Nonprofit Leadership -- What Crisis?
A generation of nonprofit executives will retire over the next decade (present company included). How will we ready our replacements? How will we compensate them, when industry pays its leaders so much more? The March 6th issue of The Chronicle of Philanthropy bemoaned these questions, and the popular press has had a heyday beating this drum.
Let's get real. How in the world did the Baby Boomers manage to replace the nonprofit leaders of the Greatest Generation? Aren't we currently underpaid as executives? Why aren't our nonprofits currently in a leadership crisis?
A similar wail of woe is heard in last week's Richmond Times-Dispatch. A generation of arts supporters, generally people up in age, will one day pass on. How will we replace them as donors? Does anyone stop to listen to themselves? How did we manage to replace the last generation of aging arts supporters, and hasn't overall giving to the arts continued to increase like other forms of giving?
Each generation, in my view, is guilty of an aggrandized sense of self-importance. I enjoy chances to be a contrarian, but frankly this is a soft ball issue. Look at the facts. Each succeeding generation in modern times has brought fresh ideas and energy to lead and support worthy charitable causes. Each generation has groomed leaders for whom the daily satisfaction of making the community a better place in which to live outweighs industry's higher pay scale.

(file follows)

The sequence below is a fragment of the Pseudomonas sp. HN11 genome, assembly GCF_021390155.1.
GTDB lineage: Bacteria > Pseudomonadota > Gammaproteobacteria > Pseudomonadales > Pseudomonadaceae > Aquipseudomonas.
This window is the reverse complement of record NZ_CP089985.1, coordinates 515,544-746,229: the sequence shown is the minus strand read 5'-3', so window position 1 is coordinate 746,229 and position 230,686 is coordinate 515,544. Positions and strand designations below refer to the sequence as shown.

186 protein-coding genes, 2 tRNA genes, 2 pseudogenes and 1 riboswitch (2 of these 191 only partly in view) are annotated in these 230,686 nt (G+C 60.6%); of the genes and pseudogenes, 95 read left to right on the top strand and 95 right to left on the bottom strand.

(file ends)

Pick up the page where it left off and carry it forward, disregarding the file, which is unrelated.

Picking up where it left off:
And, yes, there is a Darwinian aspect to leadership and donor succession. Those who do a good job of it survive, and those that do not fade away. Is survival of the fittest a crisis?
Yes, we need good leadership programs like Leadership Metro Richmond. Yes, we need foundations like Mott and universities like Virginia Commonwealth University and the University of Richmond to provide good executive training. Yes, we need to cultivate younger donors.
But, NO, this is not a crisis! Preparing new leaders and new donors to replace those of the present generation is JOB ONE. It is the most critical aspect of a leader's work plan. It always has been, and it always will be. Whining about how hard it is to do one's job as a leader is unbecoming of the term, "leader."